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LYME DISEASE IN THE DOG

Lyme disease is one of the most common tick-transmitted diseases in the world. Lyme disease affects humans, horse and dogs, but is rarely seen in cats. Opinions vary regarding symptoms, diagnosis, vaccination controversies and treatment options. Lyme disease is caused by an organism known as a spirochaete and named Borrelia burgdorferi. It is transmitted by tick bites. It has been found worldwide. Lyme is a debilitating disease.

The main clinical signs include a sudden yet recurring lameness that may shift from leg to leg. Sometimes this lameness is associated with a fever and lethargy and/or depression. Occasionally, lymph nodes might be swollen. Sometimes the joints may be swollen, warm and painful and they usually walk stiffly with a hunched back.

Animals with Lyme disease really look painful and stiff and commonly are very sensitive to touch and may cry out with even the slightest touch. If caught early and treated with antibiotics, a dog can improve within the first few days of treatment. During the antibiotics treatment time, massage is contraindicated. The laying of hands and the relaxation routine can be considered to sooth and relaxed that animal. Stretching would probably be too painful to perform.  Hydrotherapy modalities are not recommended at this time. Simply keep your dog hydrated and warm with a blanket. Once the antibiotics treatment is completed, and with the agreement of the veterinarian, you can resume regular massages, stretching exercises and hydrotherapy modalities.

Lyme is a serious disease because if a dog is not treated immediately, the disease can spread to the heart, kidneys and the entire nervous system. Research has shown that the organism has been found in connective tissue, in joints, muscles and lymph nodes. It is one tough bug!

The Lyme titer is a special blood test used to diagnose against that disease. There are two types: the Elisa test and the western blot test, the latest being much more accurate however takes a little longer to run. Once diagnosed, it is recommended to treat the animal aggressively with antibiotics. Even if you like to be as natural, as holistic as possible, this is one time when antibiotics are needed fast!

Keep in mind that, when considering Lyme disease as a possibility, one must also think about other tick-transmitted diseases such as Rocky Mountain spotted fever or canine erlichiosis. Arthritis, rheumatoid arthritis, other joint diseases as well as kidney failure or heart problems from other causes need to be considered as well.

Besides the needed antibiotics it is recommended to include some nutritional and herbal supplements to support and boost the immune system as well. Consult your veterinarian for best recommendation. A lot of dogs respond well to acupuncture treatment to boost the immune system and relieve the pain and inflammation. Be sure to contact a licensed veterinarian acupuncturist for best course of treatment. Homeopathy has some helpful remedies. For best results you should contact a homeopathic veterinarian.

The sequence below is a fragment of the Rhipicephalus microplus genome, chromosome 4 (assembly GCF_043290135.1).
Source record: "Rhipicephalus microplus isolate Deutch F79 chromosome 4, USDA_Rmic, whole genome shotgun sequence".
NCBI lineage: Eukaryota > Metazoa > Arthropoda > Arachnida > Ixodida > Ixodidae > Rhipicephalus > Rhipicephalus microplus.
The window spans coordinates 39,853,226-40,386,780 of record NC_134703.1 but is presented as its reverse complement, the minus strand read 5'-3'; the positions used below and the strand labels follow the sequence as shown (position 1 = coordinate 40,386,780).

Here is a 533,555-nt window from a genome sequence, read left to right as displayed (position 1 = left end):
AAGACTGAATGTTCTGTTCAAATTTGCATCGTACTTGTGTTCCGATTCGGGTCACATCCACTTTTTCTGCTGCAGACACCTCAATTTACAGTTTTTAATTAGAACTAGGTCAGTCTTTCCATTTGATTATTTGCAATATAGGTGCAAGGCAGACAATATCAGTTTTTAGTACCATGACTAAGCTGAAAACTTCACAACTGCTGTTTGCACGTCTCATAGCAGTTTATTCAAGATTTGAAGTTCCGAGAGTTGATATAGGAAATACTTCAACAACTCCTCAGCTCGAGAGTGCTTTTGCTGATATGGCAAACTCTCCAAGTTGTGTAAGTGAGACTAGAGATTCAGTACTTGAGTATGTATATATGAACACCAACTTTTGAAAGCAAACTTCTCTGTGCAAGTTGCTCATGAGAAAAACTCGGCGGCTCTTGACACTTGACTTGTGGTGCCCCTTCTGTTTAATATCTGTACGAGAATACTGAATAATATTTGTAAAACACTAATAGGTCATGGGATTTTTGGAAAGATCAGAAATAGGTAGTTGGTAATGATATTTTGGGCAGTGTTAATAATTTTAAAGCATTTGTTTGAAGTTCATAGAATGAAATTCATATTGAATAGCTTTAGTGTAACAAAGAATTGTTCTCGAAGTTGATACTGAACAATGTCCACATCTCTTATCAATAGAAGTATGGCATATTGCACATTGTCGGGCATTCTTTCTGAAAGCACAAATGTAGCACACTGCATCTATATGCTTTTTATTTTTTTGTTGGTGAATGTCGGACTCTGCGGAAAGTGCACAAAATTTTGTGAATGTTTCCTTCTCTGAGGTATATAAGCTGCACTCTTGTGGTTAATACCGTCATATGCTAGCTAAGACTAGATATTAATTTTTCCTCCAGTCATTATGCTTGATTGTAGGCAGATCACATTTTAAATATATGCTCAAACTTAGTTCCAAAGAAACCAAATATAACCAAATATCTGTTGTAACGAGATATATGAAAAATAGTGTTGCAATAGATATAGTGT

Preventive Lyme vaccines are the source of great debate due to their potential side effects. These side effects may vary from rheumatoid arthritis and all the major symptoms of Lyme disease to acute kidney failure.

The best prevention still is:

  • Check your dog carefully daily.
  • Remove any ticks.
  • Use tick repellant collars.
  • Use topical insecticides, especially during spring and fall.
  • Keep your pets away from tick infested areas

If you suspect your dog as any of the symptoms listed in this article, consult your veterinarian. He will advise you on the best course of action for the wellness of your dog.

I hope you enjoyed this article and found the information useful.  My goal is help you provide quality home care for the benefit of your animal. 

Please visit our FREE library. Our many articles address important aspects of animal wellness and fitness. Take the time to scroll through our free library to find out how you can actively contribute to your dog’s wellness.

Animal Awareness also offers a large video library with over a 100 mini-videos that will show you how to easily perform the various massage and stretching techniques talked about in this article. These videos offer you the correct start and visual guidance. With this knowledge, you will be able to develop a good home care program for the benefit of your animal friend.  He will love you for it.

Enjoy your new Awareness!

Jean-Pierre Hourdebaigt, LMT

A regular application of the “Relaxation Massage Routine” (CV004) allows you relax and comfort your pet companion and therefore becomes a great preventive measure. Also, the use of “The Laying-of-Hands” (CV003) will maximize the benefit of your home care program.

If you are just starting with your home care program, consider our “Introduction to Animal Massage” package,a 20% discount value on the first 7 DVDs, to secure a sound foundation in your animal massage skills. Take also advantage of our other packages to further develop your expertise in home-care protocols for the benefit of your dog(s).